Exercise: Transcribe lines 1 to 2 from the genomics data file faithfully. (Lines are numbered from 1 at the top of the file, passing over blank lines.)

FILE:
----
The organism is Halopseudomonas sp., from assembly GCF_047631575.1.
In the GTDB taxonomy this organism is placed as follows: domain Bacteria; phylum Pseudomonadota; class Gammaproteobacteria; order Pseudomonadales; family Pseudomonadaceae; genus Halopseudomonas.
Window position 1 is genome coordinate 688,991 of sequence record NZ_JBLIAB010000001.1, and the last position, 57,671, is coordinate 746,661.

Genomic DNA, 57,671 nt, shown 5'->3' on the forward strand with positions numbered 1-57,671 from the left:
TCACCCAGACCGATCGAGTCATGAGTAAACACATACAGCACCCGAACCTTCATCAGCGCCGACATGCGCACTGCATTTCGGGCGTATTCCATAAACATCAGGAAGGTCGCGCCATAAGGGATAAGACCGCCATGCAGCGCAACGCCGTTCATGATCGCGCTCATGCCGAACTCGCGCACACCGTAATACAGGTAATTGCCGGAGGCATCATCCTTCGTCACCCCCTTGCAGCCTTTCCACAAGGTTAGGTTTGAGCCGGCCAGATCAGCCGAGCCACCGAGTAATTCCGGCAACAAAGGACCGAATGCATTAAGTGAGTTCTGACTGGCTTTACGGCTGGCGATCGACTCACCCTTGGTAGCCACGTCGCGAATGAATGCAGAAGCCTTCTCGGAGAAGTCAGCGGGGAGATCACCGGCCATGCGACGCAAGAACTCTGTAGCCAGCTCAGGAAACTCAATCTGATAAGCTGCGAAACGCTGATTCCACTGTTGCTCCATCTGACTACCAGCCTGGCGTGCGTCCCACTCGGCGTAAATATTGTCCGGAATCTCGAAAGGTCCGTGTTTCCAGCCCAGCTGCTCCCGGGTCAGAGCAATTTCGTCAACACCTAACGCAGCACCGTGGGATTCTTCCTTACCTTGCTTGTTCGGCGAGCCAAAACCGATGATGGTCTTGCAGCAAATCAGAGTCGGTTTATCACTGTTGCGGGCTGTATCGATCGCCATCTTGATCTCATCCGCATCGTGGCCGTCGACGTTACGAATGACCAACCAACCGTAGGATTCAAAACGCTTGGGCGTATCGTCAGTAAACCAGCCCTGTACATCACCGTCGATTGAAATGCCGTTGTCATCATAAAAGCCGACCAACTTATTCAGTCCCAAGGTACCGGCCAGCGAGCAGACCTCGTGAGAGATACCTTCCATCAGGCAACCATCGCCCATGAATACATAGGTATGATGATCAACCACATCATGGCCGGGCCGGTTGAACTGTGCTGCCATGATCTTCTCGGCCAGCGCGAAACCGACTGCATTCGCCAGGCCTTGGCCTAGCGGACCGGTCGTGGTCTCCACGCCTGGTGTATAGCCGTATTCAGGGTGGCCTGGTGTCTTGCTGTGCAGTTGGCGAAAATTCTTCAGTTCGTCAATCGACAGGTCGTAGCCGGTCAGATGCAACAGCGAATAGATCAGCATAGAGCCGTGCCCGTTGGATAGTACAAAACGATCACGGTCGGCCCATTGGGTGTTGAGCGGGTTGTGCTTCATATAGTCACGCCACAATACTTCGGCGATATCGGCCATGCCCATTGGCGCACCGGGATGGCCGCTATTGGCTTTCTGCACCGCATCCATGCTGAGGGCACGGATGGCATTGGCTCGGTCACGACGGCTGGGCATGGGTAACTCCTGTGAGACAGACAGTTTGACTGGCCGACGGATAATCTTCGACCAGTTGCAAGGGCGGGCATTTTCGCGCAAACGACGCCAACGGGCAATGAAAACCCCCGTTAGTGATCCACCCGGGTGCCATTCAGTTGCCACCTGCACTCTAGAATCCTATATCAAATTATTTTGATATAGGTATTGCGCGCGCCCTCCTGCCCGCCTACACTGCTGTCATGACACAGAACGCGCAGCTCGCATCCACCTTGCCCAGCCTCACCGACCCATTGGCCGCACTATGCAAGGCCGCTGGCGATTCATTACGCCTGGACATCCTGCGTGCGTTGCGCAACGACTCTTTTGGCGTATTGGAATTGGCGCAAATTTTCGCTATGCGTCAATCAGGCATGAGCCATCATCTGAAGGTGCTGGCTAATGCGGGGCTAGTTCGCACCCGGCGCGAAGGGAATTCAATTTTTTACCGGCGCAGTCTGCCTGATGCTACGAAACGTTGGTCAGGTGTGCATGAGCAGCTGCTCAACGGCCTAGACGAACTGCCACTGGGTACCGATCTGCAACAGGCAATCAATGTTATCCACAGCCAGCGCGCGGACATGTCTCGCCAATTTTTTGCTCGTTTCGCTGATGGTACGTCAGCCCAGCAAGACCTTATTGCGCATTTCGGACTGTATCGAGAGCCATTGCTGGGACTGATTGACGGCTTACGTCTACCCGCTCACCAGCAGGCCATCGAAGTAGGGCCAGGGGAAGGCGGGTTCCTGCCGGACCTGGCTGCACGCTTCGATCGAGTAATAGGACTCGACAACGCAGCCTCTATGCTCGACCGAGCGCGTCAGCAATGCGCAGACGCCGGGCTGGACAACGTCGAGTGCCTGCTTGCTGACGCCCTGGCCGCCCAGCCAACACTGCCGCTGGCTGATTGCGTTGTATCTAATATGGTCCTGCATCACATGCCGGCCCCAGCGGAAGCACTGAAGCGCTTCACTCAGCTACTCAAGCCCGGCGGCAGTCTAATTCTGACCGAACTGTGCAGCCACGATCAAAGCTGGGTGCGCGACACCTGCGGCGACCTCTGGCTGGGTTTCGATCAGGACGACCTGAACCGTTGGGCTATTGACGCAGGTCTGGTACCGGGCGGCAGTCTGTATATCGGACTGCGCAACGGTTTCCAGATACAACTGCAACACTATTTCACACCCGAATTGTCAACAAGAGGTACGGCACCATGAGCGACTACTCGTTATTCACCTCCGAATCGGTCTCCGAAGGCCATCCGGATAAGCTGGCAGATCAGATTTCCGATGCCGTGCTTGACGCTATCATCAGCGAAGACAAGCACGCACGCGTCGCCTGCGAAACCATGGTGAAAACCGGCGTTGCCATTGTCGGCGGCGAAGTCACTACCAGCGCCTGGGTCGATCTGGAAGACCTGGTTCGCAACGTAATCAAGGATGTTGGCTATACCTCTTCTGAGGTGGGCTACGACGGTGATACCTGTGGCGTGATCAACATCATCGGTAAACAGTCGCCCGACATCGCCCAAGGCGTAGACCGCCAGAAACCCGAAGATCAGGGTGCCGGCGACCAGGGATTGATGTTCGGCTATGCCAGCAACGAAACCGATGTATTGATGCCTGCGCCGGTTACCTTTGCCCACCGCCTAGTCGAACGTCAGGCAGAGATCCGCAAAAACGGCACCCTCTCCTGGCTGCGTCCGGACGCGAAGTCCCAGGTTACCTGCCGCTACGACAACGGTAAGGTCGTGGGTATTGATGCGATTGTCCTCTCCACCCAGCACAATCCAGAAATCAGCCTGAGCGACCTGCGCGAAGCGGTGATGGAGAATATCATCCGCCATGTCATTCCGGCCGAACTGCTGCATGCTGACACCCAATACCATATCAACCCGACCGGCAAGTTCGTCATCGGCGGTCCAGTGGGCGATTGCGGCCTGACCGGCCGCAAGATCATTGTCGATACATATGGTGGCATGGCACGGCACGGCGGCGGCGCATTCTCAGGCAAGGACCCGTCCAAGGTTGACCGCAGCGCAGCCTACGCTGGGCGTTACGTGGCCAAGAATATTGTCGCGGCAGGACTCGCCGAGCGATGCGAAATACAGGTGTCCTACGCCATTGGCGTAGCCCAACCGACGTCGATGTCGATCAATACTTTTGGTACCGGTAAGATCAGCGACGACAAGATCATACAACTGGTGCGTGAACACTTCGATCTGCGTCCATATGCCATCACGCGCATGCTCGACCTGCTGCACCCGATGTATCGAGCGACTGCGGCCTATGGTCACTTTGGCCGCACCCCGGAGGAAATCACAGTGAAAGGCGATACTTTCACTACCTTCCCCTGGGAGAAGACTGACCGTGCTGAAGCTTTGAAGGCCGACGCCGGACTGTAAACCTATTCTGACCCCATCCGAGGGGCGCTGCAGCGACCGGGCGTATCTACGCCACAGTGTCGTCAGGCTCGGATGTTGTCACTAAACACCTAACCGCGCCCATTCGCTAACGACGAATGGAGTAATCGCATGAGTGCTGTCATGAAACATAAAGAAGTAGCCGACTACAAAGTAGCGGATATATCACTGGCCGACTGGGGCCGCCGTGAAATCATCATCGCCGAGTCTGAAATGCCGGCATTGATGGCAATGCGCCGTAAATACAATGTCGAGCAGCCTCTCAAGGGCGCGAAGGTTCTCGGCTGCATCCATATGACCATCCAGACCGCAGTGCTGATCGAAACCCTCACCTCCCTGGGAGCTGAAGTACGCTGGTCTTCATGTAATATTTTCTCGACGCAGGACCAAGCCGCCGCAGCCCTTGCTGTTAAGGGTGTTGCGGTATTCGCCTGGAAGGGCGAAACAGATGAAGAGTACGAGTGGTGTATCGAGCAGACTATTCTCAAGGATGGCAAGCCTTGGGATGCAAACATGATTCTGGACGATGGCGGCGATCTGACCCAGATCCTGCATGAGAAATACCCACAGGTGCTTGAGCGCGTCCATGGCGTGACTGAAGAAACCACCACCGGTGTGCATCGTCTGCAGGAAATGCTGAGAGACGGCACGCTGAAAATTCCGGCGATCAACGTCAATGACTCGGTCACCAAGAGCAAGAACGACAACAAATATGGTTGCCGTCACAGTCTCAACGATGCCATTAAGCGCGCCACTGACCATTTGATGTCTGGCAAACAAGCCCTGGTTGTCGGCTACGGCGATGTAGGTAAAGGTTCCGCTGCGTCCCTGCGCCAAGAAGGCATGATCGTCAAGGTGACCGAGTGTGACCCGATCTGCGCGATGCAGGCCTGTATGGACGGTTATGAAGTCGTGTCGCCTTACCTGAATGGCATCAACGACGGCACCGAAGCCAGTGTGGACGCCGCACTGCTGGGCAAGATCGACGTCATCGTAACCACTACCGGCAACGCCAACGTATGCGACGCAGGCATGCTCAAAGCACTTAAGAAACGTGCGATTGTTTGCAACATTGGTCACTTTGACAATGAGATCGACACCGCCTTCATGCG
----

The organism is Halopseudomonas sp., from assembly GCF_047631575.1.
In the GTDB taxonomy this organism is placed as follows: domain Bacteria; phylum Pseudomonadota; class Gammaproteobacteria; order Pseudomonadales; family Pseudomonadaceae; genus Halopseudomonas.